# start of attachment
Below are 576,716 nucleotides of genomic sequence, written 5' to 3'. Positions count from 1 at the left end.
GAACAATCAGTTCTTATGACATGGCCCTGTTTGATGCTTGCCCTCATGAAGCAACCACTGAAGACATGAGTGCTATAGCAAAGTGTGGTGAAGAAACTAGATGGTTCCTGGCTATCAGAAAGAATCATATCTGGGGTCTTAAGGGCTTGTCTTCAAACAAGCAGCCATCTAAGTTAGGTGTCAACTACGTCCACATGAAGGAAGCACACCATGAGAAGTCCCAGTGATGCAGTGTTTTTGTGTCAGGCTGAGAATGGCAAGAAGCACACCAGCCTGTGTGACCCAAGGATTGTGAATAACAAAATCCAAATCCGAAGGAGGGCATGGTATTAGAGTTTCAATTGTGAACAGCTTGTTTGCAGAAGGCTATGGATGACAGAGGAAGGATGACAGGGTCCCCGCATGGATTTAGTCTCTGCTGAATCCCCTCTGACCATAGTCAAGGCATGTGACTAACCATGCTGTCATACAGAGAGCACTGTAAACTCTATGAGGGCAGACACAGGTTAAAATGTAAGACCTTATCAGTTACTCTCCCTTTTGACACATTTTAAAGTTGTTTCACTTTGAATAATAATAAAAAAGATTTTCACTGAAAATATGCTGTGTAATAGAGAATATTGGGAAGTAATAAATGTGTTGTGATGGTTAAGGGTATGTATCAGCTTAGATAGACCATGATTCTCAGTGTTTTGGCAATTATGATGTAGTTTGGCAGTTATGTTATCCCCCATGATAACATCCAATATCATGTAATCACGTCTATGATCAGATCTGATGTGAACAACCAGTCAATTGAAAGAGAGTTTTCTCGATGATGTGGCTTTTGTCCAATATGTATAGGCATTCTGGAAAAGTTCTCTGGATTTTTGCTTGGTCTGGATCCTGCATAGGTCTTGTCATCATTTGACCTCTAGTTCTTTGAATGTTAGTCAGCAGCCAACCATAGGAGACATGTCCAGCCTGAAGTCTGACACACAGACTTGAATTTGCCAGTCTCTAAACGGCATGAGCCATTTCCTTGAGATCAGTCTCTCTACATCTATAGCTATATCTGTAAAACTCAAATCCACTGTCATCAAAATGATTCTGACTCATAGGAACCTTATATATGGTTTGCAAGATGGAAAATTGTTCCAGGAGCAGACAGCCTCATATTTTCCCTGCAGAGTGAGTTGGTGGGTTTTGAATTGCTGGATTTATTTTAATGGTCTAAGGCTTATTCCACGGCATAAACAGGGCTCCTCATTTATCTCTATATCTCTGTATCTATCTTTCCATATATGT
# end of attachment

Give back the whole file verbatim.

Below are 576,716 nucleotides of genomic sequence, written 5' to 3'. Positions count from 1 at the left end.
GAACAATCAGTTCTTATGACATGGCCCTGTTTGATGCTTGCCCTCATGAAGCAACCACTGAAGACATGAGTGCTATAGCAAAGTGTGGTGAAGAAACTAGATGGTTCCTGGCTATCAGAAAGAATCATATCTGGGGTCTTAAGGGCTTGTCTTCAAACAAGCAGCCATCTAAGTTAGGTGTCAACTACGTCCACATGAAGGAAGCACACCATGAGAAGTCCCAGTGATGCAGTGTTTTTGTGTCAGGCTGAGAATGGCAAGAAGCACACCAGCCTGTGTGACCCAAGGATTGTGAATAACAAAATCCAAATCCGAAGGAGGGCATGGTATTAGAGTTTCAATTGTGAACAGCTTGTTTGCAGAAGGCTATGGATGACAGAGGAAGGATGACAGGGTCCCCGCATGGATTTAGTCTCTGCTGAATCCCCTCTGACCATAGTCAAGGCATGTGACTAACCATGCTGTCATACAGAGAGCACTGTAAACTCTATGAGGGCAGACACAGGTTAAAATGTAAGACCTTATCAGTTACTCTCCCTTTTGACACATTTTAAAGTTGTTTCACTTTGAATAATAATAAAAAAGATTTTCACTGAAAATATGCTGTGTAATAGAGAATATTGGGAAGTAATAAATGTGTTGTGATGGTTAAGGGTATGTATCAGCTTAGATAGACCATGATTCTCAGTGTTTTGGCAATTATGATGTAGTTTGGCAGTTATGTTATCCCCCATGATAACATCCAATATCATGTAATCACGTCTATGATCAGATCTGATGTGAACAACCAGTCAATTGAAAGAGAGTTTTCTCGATGATGTGGCTTTTGTCCAATATGTATAGGCATTCTGGAAAAGTTCTCTGGATTTTTGCTTGGTCTGGATCCTGCATAGGTCTTGTCATCATTTGACCTCTAGTTCTTTGAATGTTAGTCAGCAGCCAACCATAGGAGACATGTCCAGCCTGAAGTCTGACACACAGACTTGAATTTGCCAGTCTCTAAACGGCATGAGCCATTTCCTTGAGATCAGTCTCTCTACATCTATAGCTATATCTGTAAAACTCAAATCCACTGTCATCAAAATGATTCTGACTCATAGGAACCTTATATATGGTTTGCAAGATGGAAAATTGTTCCAGGAGCAGACAGCCTCATATTTTCCCTGCAGAGTGAGTTGGTGGGTTTTGAATTGCTGGATTTATTTTAATGGTCTAAGGCTTATTCCACGGCATAAACAGGGCTCCTCATTTATCTCTATATCTCTGTATCTATCTTTCCATATATGT